Crash and Crisis in Contemporary Europe: Lessons from history
3 September 2012
As Europe seems unable to extract itself from financial crisis, historians and politicians have pondered comparisons between Europe's great depression and the rise of fascism, and events taking place now. Will history repeat itself as a new generation, frustrated with austerity, forgets the lessons of Europe's traumatic history and turn to extremist solutions?
The next Sydney Ideas event, on Tuesday 4 September, is a Why History Matters forum that brings together historians who are experts on international economic history, democracy and the rise of political extremism in Europe. They will discuss the lessons that history can teach us in dealing with the European crisis, as a global crisis, now.
The forum will be hosted by Stephen Crittenden, arts, culture and religion correspondent for The Global Mail, and panellists include:
Professor Patricia Clavin, Fellow at Jesus College, Oxford and Research Director of the Modern European History Research Centre (MEHRC) in Oxford. Securing the World Economy: The Reinvention of the League of Nations, 1920-1946 is her next major publication.
Professor Patrizia Dogliani, Professor of Contemporary and Modern European History at the University of Bologna. Her main areas of interest include the history of youth, youth political movements and European political ideologies such as socialism and fascism in the 19th and 20th Centuries.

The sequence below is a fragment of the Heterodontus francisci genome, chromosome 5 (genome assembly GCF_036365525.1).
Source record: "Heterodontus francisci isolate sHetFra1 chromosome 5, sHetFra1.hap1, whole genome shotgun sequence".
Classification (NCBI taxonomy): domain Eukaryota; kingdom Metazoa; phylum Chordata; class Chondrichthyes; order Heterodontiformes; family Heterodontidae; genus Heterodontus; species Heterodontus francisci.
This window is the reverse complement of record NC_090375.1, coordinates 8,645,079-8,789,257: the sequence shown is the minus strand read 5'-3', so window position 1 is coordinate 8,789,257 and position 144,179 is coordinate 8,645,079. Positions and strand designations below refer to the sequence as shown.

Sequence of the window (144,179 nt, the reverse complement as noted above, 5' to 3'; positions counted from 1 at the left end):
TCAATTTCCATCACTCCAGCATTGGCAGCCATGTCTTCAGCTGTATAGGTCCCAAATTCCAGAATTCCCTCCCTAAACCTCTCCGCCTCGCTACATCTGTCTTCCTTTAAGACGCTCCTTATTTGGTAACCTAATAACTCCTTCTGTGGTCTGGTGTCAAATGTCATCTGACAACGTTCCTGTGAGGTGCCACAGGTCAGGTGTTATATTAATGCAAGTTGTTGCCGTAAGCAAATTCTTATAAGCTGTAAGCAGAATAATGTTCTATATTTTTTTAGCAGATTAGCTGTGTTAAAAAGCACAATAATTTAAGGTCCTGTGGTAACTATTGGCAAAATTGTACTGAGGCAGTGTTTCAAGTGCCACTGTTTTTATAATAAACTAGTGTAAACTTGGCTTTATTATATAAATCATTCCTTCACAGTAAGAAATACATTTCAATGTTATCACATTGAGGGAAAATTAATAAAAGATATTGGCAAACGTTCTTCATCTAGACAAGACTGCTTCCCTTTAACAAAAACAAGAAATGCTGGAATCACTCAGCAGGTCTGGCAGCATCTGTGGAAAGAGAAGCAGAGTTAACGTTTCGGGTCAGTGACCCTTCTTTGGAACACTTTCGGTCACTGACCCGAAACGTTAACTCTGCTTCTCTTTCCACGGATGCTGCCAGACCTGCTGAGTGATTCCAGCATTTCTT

Dr Marco Duranti from the University of Sydney's Department of History specialises in the history of European human rights law, and the relationship between history and memory. He is currently co-director of the Nation Empire Globe research cluster at the University of Sydney.
Professor Glenda Sluga, Professor of International History in the Department of History at the University of Sydney. Her forthcoming book, Internationalism in the Age of Nationalism, will be published in early 2013.
This Sydney Ideas talk is an International Society Research Cluster event, co-presented with the Institute for Democracy and Human Rights and the Department of History in the Faculty of Arts and Social Sciences.
When: 6pm, Tuesday 4 September
Where: Assembly Hall, Ground Floor, St James Campus, 173-175 Phillip St, Sydney. See map and directions
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